But this argument may be wearing thin now that TVs vast wasteland has expanded to cable, and public concern about media violence and sensationalism is mounting.Todays media reformers, however, are hamstrung by the fact that U.S. political culture does not permit any discussion of fundamental weaknesses in capitalism, warns McChesney. Moreover, corporate media have encouraged the belief that even the consideration of alternatives was tantamount to a call for totalitarianism.These cultural constraints on thought and expression, he says, have produced an American political culture typified by perhaps the narrowest range of legitimate debate of any democratic nation in the world, with an attendant degree of citizen apathy, cynicism and ignorance that, arguably, is unsurpassed.Thats why the industry permits if not encourages noisy lapdogs like Rush Limbaugh, while systematically excluding voices which might challenge its hegemony. Backed by impeccable scholarship, Robert McChesneys voice deserves to be heard. Media activists and conscientious journalists must workto see that it is.

And todays media reformers must work to find kindred spirits among the progeny of 1920s progressive Republicans who saw that monopolistic control of the media is bad for democracy.The Battle for Control of Broadcasting, 1928-1935 explodes the myth that the radio-TV environment which surrounds us today was produced by some natural evolution of the airwaves nurtured by the inherently demo-cratic free market. This realization is especially relevant as Congress and the FCC make policy for constructing the Information Highway. Just as 65 years ago the industry lobby hid behind the rhetoric that only experts were capable of understanding ‘complex policy issues, todays media managers still work to keep the preponderance of the American people ignorant of their right to dictate broadcasting policy.In 1776, Thomas Paine noted that a long habit of not thinking a thing wrong, gives it the superficial appearance of being right. Its the duty of the media scholars, educators and conscientious journalists, concludes McChesney, to relentlessly debunk the myths that provide a buttress for the existing media and social structure."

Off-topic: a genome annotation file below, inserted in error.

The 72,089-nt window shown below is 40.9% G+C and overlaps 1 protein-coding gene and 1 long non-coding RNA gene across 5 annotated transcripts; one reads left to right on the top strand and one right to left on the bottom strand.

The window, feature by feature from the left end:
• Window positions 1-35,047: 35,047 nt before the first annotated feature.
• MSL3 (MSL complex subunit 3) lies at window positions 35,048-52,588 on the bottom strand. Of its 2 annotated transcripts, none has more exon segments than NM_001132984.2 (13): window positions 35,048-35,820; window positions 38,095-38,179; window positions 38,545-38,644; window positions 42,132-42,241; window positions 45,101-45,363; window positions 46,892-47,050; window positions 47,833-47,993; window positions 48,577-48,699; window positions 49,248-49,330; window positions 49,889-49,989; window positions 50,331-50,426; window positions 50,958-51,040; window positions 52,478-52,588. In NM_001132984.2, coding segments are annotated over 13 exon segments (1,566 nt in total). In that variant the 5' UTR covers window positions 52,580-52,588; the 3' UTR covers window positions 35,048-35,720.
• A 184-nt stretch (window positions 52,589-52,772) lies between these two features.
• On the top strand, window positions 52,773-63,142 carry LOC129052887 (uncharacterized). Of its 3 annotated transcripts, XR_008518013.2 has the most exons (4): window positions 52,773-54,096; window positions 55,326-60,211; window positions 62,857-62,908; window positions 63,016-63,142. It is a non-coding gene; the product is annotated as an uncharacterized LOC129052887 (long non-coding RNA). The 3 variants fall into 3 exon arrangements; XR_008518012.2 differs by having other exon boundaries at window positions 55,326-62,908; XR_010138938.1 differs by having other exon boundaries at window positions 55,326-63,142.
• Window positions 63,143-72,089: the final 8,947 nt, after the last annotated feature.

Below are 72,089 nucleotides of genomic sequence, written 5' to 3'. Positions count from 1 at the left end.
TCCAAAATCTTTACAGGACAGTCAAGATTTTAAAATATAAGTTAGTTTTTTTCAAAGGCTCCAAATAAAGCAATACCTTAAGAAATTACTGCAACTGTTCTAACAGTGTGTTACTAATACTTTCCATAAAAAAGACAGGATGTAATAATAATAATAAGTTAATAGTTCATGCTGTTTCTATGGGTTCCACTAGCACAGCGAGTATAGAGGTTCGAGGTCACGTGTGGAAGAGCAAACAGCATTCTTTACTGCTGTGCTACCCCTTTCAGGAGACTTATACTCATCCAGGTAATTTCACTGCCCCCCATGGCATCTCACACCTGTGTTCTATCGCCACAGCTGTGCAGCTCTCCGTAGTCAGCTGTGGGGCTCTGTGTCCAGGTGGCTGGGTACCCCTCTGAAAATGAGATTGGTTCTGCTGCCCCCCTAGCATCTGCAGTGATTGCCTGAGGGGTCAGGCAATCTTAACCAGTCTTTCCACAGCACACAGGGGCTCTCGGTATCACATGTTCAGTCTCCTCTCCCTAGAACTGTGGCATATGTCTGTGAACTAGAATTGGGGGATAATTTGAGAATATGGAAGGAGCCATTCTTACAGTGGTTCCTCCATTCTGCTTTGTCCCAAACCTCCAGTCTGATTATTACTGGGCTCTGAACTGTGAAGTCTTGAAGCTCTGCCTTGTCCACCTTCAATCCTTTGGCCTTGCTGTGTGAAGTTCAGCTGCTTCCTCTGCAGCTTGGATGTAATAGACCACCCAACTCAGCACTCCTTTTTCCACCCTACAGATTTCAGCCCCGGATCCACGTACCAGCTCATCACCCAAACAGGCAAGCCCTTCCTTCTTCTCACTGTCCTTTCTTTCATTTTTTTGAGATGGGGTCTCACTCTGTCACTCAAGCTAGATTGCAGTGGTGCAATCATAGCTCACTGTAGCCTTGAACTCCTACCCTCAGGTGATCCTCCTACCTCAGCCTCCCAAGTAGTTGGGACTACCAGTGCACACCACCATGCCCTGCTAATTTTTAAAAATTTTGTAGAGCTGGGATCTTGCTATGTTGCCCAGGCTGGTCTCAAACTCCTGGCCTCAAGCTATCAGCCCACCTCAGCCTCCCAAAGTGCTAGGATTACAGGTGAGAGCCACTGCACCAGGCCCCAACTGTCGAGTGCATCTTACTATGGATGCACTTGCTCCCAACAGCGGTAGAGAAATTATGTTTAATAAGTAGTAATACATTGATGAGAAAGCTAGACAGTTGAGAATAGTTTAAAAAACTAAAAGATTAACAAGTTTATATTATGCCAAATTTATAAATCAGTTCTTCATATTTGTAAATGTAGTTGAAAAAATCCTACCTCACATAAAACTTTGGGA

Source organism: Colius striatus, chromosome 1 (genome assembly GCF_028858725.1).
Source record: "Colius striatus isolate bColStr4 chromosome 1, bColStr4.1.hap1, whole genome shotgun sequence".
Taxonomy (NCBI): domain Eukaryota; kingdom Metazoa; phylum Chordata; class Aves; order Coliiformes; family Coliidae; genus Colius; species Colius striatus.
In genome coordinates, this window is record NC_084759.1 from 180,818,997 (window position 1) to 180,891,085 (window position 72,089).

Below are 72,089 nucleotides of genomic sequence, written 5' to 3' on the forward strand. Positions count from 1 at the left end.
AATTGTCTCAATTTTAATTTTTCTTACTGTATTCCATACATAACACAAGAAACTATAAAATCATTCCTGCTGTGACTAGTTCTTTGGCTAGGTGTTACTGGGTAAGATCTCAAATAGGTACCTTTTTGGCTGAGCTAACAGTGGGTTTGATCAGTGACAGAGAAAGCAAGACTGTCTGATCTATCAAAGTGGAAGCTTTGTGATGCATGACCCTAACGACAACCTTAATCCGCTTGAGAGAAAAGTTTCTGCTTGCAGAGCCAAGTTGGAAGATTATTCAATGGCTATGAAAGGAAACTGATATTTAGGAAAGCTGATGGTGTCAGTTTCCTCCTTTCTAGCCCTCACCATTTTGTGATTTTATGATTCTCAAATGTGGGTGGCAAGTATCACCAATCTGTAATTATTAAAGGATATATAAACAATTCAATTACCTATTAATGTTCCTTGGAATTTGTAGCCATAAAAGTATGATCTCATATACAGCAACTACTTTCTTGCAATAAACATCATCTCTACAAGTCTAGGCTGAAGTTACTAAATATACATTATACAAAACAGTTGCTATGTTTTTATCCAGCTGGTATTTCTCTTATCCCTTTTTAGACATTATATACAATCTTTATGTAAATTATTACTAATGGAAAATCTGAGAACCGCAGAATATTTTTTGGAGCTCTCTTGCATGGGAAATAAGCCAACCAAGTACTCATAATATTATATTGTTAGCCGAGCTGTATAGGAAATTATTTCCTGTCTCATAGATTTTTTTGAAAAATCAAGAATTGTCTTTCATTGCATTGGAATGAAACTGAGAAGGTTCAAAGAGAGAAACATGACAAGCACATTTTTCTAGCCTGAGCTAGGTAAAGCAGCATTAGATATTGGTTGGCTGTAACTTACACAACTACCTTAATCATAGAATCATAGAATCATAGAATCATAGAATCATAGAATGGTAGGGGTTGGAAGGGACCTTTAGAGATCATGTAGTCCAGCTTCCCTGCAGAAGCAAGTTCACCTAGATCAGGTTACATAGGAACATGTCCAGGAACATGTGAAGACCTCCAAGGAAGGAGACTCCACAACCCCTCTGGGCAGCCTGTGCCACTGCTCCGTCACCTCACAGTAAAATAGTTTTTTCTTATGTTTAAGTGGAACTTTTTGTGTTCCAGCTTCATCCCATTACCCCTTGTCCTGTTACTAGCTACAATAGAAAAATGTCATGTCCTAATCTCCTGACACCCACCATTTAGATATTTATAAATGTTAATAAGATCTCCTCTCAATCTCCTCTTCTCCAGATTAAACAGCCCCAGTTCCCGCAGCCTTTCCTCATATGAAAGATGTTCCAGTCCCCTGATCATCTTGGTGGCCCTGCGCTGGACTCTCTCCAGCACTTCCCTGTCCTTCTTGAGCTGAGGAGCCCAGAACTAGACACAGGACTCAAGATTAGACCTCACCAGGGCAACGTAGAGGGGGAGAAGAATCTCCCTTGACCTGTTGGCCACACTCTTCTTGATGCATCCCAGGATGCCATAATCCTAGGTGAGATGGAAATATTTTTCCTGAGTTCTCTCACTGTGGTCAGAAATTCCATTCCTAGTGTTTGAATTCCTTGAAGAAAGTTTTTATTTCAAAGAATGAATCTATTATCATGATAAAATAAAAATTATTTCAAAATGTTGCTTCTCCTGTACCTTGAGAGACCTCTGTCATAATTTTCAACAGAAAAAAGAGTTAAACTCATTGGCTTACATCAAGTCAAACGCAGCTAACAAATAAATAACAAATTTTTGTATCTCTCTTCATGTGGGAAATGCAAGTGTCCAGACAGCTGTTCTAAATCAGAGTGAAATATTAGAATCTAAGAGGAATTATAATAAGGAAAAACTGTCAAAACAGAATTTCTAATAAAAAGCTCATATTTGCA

(This article first appeared in slightly different form in the August, 1994 issue of Progressive magazine. "Telecommunica-tions, Mass Media, and Democracy: The Battle for Control of U.S. Broadcasting, 1928-1935" is available for $15.95 in paperback from Oxford University Press by calling 800-451-7556.)